When she moved to L.A., after graduating from Georgetown and turning down a Goldman Sachs job to make a documentary in Cuba, Brit Marling was mostly offered roles in horror movies, and I can see why. She’s really pretty and would probably do a great job running around screaming. Instead of accepting those vapid roles, she proceeded to write screenplays containing the types of women she wanted to play instead. With two friends, directors Mike Cahill and Zal Batmanglij, she wrote three interesting, smart, gorgeous movies; Another Earth (directed by Cahill), as well as Sound of My Voice and The East (directed by Batmanglij). Watch her incredible speech about her collaborators and her take on the process of making art and being creative here. By taking matters into her own hands, she created memorable roles for herself that are filled with such nuance, mystery and depth. On a purely conceptual level I find her writing her own roles to be completely awesome, let alone the fact that the final results are so compelling.
The writer/actress combo does happen, but it doesn’t happen a lot, and it should. There is something dynamic about the fact that Marling’s movies are feminine in a way, yet not overtly so at all, and she collaborates with male directors. You get the feeling someone with edges and softness is behind the scenes of these visceral, contemporary tales, full as they are of moody, philosophical rumination, action and suspense. I’m perhaps most interested in Marling’s role as writer, and how that contributes to her riveting presence within the narratives she creates. Her desire to work hard and make strange, unique art is incredibly inspiring, not to mention her bold insistence on carving out the space for herself in the film world that she wants to have. Not only is she not the horror movie heroine, she is also not the girlfriend, and she is not even the artsy hipster girl making a charming indie film. She is a whole new category altogether. Marling and her movies are the type of discovery that you want to share with everyone and make people love as much as you do.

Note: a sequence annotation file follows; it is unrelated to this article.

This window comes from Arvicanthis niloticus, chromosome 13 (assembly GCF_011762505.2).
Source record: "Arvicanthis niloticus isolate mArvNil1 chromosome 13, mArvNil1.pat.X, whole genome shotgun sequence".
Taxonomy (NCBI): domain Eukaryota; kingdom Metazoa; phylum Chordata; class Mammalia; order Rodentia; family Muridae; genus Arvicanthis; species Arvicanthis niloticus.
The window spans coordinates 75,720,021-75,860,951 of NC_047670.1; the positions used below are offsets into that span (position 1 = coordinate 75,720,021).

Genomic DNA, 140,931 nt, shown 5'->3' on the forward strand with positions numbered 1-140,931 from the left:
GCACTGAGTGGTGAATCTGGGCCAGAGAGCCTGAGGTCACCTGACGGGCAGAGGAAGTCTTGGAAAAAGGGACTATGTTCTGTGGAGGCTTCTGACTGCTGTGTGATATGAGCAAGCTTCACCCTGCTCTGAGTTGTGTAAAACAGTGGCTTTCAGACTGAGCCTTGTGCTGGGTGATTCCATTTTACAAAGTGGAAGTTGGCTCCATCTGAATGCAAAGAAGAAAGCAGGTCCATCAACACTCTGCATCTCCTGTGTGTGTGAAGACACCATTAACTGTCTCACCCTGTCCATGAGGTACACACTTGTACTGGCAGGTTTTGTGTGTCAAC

When I first rented Another Earth I thought it was going to be a fluffy romantic drama. I waited until my husband wasn’t home and settled in. Never have I been so surprised by the disconnect between what I expected and what I saw. Another Earth is romantic and dramatic, but not in a fluffy way. Instead it’s profound, eerie and thought-provoking. I couldn’t think of anything to compare it to and was impressed by its singularity. When I read about Brit Marling afterward I was immediately captivated by her desire to tell stories, and how immersed she gets in them, not to mention her intense loveliness. I had the nervous feeling of wanting to root for her creative success against the odds that were seemingly against her, and all the horror movies waiting for her to give up on her vision and star in them. Things to love about Another Earth include; a giant second earth dangling in the sky, a doomed love affair, a girl who is both an astrophysicist and an ex-con, as well as some metaphysical and existential concerns that are answered in dreamy, yet harsh and complicated ways.